The core group on Value Education had this to say on the lack of success of educational institutions in inculcating human values: “Lack of serious and systematic effort on the part of government to implement value-based education in educational institutions could be traced to the confusion about the definition of values and absence of clarity about the conceptual framework and of a working model with its significance.” Fortunately, various studies have made us aware about the drastic consequences of a value-free or an indifferent education. Suggestions have been given to discard stereotypes and instead of making certain number of segregated units of instructions on value education, efforts should be made to find ways and means of fully integrating key values as given in India’s Constitution as well as the Directive Principles of State Policy. We should also draw from our culture, ethos and tradition.

Our ancient universities of Nalanda and Texila focussed on imparting moral education on the pupils. Apart from giving formal education of scriptures, Vedas and subjects like Philosophy, Religion, etc. the teachers emphasised on the need to become a perfect human being-particularly in matters of respect of elders and teachers, discipline and restraint in life.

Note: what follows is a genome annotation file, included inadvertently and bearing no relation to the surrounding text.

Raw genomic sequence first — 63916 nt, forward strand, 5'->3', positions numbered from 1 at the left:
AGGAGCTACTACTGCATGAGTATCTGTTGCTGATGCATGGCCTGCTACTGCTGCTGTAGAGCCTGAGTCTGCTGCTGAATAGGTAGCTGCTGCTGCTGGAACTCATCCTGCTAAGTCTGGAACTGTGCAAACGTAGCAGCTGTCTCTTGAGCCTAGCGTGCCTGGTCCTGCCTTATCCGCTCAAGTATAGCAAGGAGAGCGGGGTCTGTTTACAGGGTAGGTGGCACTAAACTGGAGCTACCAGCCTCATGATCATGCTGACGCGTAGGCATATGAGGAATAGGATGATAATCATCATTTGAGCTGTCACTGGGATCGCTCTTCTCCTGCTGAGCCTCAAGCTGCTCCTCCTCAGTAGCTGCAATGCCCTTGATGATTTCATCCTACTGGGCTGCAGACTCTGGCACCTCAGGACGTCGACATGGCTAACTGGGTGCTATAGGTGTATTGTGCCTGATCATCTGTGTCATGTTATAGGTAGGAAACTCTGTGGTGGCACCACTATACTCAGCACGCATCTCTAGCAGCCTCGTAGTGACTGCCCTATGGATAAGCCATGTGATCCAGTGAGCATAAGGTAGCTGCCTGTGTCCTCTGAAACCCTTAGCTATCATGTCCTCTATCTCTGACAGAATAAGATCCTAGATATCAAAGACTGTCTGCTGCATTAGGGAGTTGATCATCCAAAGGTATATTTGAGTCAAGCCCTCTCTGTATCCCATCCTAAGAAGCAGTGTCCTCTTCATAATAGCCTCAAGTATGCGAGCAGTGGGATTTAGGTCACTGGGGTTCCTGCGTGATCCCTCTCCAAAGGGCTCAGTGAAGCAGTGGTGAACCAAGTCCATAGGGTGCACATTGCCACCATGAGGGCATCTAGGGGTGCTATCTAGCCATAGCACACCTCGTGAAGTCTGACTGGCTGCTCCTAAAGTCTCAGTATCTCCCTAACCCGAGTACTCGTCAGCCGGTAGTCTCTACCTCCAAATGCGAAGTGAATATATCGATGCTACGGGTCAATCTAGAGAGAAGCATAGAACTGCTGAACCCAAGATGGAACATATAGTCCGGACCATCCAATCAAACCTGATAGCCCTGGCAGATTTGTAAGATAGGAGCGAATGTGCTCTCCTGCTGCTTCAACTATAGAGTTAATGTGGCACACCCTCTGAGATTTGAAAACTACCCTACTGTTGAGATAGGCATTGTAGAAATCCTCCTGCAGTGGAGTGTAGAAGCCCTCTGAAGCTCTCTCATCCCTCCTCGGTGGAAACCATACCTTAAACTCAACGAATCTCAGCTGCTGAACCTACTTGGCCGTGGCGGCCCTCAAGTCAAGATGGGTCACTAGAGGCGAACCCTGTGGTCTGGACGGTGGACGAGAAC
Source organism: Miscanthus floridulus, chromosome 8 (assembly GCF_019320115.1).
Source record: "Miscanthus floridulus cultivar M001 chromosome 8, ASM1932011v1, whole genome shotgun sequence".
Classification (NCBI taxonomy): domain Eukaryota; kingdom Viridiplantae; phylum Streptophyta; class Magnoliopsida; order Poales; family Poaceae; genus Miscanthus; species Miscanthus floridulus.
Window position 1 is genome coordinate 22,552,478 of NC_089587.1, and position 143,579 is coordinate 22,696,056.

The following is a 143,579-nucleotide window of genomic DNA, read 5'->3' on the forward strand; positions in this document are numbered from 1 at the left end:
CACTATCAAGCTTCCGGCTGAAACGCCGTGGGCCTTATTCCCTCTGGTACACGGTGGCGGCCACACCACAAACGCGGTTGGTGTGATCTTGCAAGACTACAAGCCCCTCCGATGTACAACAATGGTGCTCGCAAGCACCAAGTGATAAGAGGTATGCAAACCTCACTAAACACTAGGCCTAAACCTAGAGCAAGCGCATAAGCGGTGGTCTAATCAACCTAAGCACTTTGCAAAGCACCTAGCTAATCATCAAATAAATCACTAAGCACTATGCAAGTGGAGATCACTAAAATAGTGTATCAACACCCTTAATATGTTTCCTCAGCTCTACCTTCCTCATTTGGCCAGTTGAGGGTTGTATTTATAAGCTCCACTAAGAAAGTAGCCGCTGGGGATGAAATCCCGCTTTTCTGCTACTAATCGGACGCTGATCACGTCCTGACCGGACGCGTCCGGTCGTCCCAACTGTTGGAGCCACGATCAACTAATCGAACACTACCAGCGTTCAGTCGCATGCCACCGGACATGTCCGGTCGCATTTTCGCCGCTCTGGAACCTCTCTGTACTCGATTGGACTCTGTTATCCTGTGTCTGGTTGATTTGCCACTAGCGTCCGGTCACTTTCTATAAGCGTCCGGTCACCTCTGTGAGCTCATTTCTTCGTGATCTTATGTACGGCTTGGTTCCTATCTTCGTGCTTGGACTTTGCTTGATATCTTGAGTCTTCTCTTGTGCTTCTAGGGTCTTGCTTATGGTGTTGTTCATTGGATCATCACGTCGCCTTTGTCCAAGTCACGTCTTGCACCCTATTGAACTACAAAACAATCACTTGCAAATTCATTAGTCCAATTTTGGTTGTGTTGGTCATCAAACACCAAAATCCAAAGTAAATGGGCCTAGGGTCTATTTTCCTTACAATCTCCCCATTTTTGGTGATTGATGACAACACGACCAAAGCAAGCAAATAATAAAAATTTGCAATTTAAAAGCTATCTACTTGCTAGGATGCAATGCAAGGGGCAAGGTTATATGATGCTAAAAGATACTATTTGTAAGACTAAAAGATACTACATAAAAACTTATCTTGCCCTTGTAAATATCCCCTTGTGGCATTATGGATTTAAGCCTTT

Value education curricula are required in all boards and universities, and value education programmes are needed in all types of educational institutions-which may focus on life experiences relating to the immediate surroundings leading to development of moral judgement in different situations. At school level the syllabi should include folk tales, stories of patriotism, bravery, sacrifice, etc. poems, and parables providing valuable lessons for the students. Besides, the biographies of great men should also be included because they shall prove highly useful in imparting proper values to the pupils.